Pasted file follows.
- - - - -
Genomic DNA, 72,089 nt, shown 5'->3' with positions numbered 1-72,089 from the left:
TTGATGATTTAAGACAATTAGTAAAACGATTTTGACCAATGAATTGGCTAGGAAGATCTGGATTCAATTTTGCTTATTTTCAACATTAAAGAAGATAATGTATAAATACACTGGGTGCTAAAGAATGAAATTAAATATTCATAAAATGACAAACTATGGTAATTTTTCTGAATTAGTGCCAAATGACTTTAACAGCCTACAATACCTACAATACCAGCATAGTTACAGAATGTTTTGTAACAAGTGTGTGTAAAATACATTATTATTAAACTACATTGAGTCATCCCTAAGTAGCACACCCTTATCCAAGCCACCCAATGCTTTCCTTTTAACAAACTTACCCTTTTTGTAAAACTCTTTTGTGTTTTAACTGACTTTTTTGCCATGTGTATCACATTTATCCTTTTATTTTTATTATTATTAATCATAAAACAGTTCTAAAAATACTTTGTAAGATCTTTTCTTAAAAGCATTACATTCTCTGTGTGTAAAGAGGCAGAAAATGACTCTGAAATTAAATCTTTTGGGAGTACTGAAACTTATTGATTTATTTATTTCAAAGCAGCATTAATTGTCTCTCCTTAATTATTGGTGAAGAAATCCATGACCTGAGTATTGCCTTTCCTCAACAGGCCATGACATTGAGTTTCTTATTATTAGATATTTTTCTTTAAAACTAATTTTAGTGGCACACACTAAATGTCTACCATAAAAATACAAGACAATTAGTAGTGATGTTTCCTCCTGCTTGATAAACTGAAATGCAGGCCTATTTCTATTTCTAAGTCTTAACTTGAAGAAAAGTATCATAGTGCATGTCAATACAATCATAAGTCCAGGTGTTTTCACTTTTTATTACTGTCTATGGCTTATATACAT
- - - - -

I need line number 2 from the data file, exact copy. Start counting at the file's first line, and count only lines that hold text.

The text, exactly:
TTGATGATTTAAGACAATTAGTAAAACGATTTTGACCAATGAATTGGCTAGGAAGATCTGGATTCAATTTTGCTTATTTTCAACATTAAAGAAGATAATGTATAAATACACTGGGTGCTAAAGAATGAAATTAAATATTCATAAAATGACAAACTATGGTAATTTTTCTGAATTAGTGCCAAATGACTTTAACAGCCTACAATACCTACAATACCAGCATAGTTACAGAATGTTTTGTAACAAGTGTGTGTAAAATACATTATTATTAAACTACATTGAGTCATCCCTAAGTAGCACACCCTTATCCAAGCCACCCAATGCTTTCCTTTTAACAAACTTACCCTTTTTGTAAAACTCTTTTGTGTTTTAACTGACTTTTTTGCCATGTGTATCACATTTATCCTTTTATTTTTATTATTATTAATCATAAAACAGTTCTAAAAATACTTTGTAAGATCTTTTCTTAAAAGCATTACATTCTCTGTGTGTAAAGAGGCAGAAAATGACTCTGAAATTAAATCTTTTGGGAGTACTGAAACTTATTGATTTATTTATTTCAAAGCAGCATTAATTGTCTCTCCTTAATTATTGGTGAAGAAATCCATGACCTGAGTATTGCCTTTCCTCAACAGGCCATGACATTGAGTTTCTTATTATTAGATATTTTTCTTTAAAACTAATTTTAGTGGCACACACTAAATGTCTACCATAAAAATACAAGACAATTAGTAGTGATGTTTCCTCCTGCTTGATAAACTGAAATGCAGGCCTATTTCTATTTCTAAGTCTTAACTTGAAGAAAAGTATCATAGTGCATGTCAATACAATCATAAGTCCAGGTGTTTTCACTTTTTATTACTGTCTATGGCTTATATACAT